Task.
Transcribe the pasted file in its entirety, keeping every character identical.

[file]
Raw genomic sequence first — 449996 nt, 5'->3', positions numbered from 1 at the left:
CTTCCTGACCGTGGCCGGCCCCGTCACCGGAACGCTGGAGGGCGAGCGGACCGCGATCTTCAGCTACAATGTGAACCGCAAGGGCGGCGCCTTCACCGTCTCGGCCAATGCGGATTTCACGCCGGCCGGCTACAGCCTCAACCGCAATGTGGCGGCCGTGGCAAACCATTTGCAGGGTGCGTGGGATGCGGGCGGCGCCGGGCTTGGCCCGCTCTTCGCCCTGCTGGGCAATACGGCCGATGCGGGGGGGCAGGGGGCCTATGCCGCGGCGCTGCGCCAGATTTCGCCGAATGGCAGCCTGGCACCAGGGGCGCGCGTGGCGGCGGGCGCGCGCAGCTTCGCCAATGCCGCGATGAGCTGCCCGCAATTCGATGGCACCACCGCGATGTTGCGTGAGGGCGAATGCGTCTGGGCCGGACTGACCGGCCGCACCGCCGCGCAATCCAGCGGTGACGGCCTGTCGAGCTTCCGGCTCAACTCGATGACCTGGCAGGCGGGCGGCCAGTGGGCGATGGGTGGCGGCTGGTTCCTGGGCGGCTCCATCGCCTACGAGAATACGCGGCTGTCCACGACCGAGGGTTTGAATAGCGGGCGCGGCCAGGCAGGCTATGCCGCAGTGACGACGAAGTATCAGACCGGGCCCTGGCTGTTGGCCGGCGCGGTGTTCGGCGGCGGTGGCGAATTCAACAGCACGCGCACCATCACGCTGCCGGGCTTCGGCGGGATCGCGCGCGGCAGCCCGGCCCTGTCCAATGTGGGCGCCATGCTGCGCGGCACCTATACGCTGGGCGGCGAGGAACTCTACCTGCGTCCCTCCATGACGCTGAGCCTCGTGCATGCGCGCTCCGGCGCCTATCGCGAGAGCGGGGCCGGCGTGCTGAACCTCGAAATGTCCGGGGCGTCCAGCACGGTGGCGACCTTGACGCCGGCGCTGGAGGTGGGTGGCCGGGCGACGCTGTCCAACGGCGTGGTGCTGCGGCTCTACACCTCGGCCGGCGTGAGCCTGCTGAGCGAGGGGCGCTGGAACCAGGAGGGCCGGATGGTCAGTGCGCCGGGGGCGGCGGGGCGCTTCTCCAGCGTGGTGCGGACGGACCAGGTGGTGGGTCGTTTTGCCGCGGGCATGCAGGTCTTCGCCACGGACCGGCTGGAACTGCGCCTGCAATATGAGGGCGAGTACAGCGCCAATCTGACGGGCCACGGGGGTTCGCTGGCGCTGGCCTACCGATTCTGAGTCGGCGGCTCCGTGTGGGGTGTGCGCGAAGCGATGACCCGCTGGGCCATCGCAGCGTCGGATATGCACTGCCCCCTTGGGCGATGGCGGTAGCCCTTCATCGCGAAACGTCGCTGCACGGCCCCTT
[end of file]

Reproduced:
Raw genomic sequence first — 449996 nt, 5'->3', positions numbered from 1 at the left:
CTTCCTGACCGTGGCCGGCCCCGTCACCGGAACGCTGGAGGGCGAGCGGACCGCGATCTTCAGCTACAATGTGAACCGCAAGGGCGGCGCCTTCACCGTCTCGGCCAATGCGGATTTCACGCCGGCCGGCTACAGCCTCAACCGCAATGTGGCGGCCGTGGCAAACCATTTGCAGGGTGCGTGGGATGCGGGCGGCGCCGGGCTTGGCCCGCTCTTCGCCCTGCTGGGCAATACGGCCGATGCGGGGGGGCAGGGGGCCTATGCCGCGGCGCTGCGCCAGATTTCGCCGAATGGCAGCCTGGCACCAGGGGCGCGCGTGGCGGCGGGCGCGCGCAGCTTCGCCAATGCCGCGATGAGCTGCCCGCAATTCGATGGCACCACCGCGATGTTGCGTGAGGGCGAATGCGTCTGGGCCGGACTGACCGGCCGCACCGCCGCGCAATCCAGCGGTGACGGCCTGTCGAGCTTCCGGCTCAACTCGATGACCTGGCAGGCGGGCGGCCAGTGGGCGATGGGTGGCGGCTGGTTCCTGGGCGGCTCCATCGCCTACGAGAATACGCGGCTGTCCACGACCGAGGGTTTGAATAGCGGGCGCGGCCAGGCAGGCTATGCCGCAGTGACGACGAAGTATCAGACCGGGCCCTGGCTGTTGGCCGGCGCGGTGTTCGGCGGCGGTGGCGAATTCAACAGCACGCGCACCATCACGCTGCCGGGCTTCGGCGGGATCGCGCGCGGCAGCCCGGCCCTGTCCAATGTGGGCGCCATGCTGCGCGGCACCTATACGCTGGGCGGCGAGGAACTCTACCTGCGTCCCTCCATGACGCTGAGCCTCGTGCATGCGCGCTCCGGCGCCTATCGCGAGAGCGGGGCCGGCGTGCTGAACCTCGAAATGTCCGGGGCGTCCAGCACGGTGGCGACCTTGACGCCGGCGCTGGAGGTGGGTGGCCGGGCGACGCTGTCCAACGGCGTGGTGCTGCGGCTCTACACCTCGGCCGGCGTGAGCCTGCTGAGCGAGGGGCGCTGGAACCAGGAGGGCCGGATGGTCAGTGCGCCGGGGGCGGCGGGGCGCTTCTCCAGCGTGGTGCGGACGGACCAGGTGGTGGGTCGTTTTGCCGCGGGCATGCAGGTCTTCGCCACGGACCGGCTGGAACTGCGCCTGCAATATGAGGGCGAGTACAGCGCCAATCTGACGGGCCACGGGGGTTCGCTGGCGCTGGCCTACCGATTCTGAGTCGGCGGCTCCGTGTGGGGTGTGCGCGAAGCGATGACCCGCTGGGCCATCGCAGCGTCGGATATGCACTGCCCCCTTGGGCGATGGCGGTAGCCCTTCATCGCGAAACGTCGCTGCACGGCCCCTT